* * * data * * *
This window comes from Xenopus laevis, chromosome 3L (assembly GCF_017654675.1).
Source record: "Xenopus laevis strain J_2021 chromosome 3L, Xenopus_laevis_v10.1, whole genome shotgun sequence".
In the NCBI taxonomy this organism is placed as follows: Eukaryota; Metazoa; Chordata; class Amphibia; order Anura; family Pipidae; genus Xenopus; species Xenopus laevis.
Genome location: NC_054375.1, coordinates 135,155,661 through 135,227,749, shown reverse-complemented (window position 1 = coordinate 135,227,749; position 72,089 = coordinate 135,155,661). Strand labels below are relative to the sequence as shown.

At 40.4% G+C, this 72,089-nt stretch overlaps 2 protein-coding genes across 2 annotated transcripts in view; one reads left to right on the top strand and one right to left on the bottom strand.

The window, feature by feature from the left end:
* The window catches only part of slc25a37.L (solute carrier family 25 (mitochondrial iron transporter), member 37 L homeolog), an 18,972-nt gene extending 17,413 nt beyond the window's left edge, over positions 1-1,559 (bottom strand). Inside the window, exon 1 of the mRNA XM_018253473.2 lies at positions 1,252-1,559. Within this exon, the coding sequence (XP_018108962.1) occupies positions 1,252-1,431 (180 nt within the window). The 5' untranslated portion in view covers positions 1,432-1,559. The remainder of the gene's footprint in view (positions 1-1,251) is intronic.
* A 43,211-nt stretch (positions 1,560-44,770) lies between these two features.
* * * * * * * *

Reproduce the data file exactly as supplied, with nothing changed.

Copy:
This window comes from Xenopus laevis, chromosome 3L (assembly GCF_017654675.1).
Source record: "Xenopus laevis strain J_2021 chromosome 3L, Xenopus_laevis_v10.1, whole genome shotgun sequence".
In the NCBI taxonomy this organism is placed as follows: Eukaryota; Metazoa; Chordata; class Amphibia; order Anura; family Pipidae; genus Xenopus; species Xenopus laevis.
Genome location: NC_054375.1, coordinates 135,155,661 through 135,227,749, shown reverse-complemented (window position 1 = coordinate 135,227,749; position 72,089 = coordinate 135,155,661). Strand labels below are relative to the sequence as shown.

At 40.4% G+C, this 72,089-nt stretch overlaps 2 protein-coding genes across 2 annotated transcripts in view; one reads left to right on the top strand and one right to left on the bottom strand.

The window, feature by feature from the left end:
* The window catches only part of slc25a37.L (solute carrier family 25 (mitochondrial iron transporter), member 37 L homeolog), an 18,972-nt gene extending 17,413 nt beyond the window's left edge, over positions 1-1,559 (bottom strand). Inside the window, exon 1 of the mRNA XM_018253473.2 lies at positions 1,252-1,559. Within this exon, the coding sequence (XP_018108962.1) occupies positions 1,252-1,431 (180 nt within the window). The 5' untranslated portion in view covers positions 1,432-1,559. The remainder of the gene's footprint in view (positions 1-1,251) is intronic.
* A 43,211-nt stretch (positions 1,560-44,770) lies between these two features.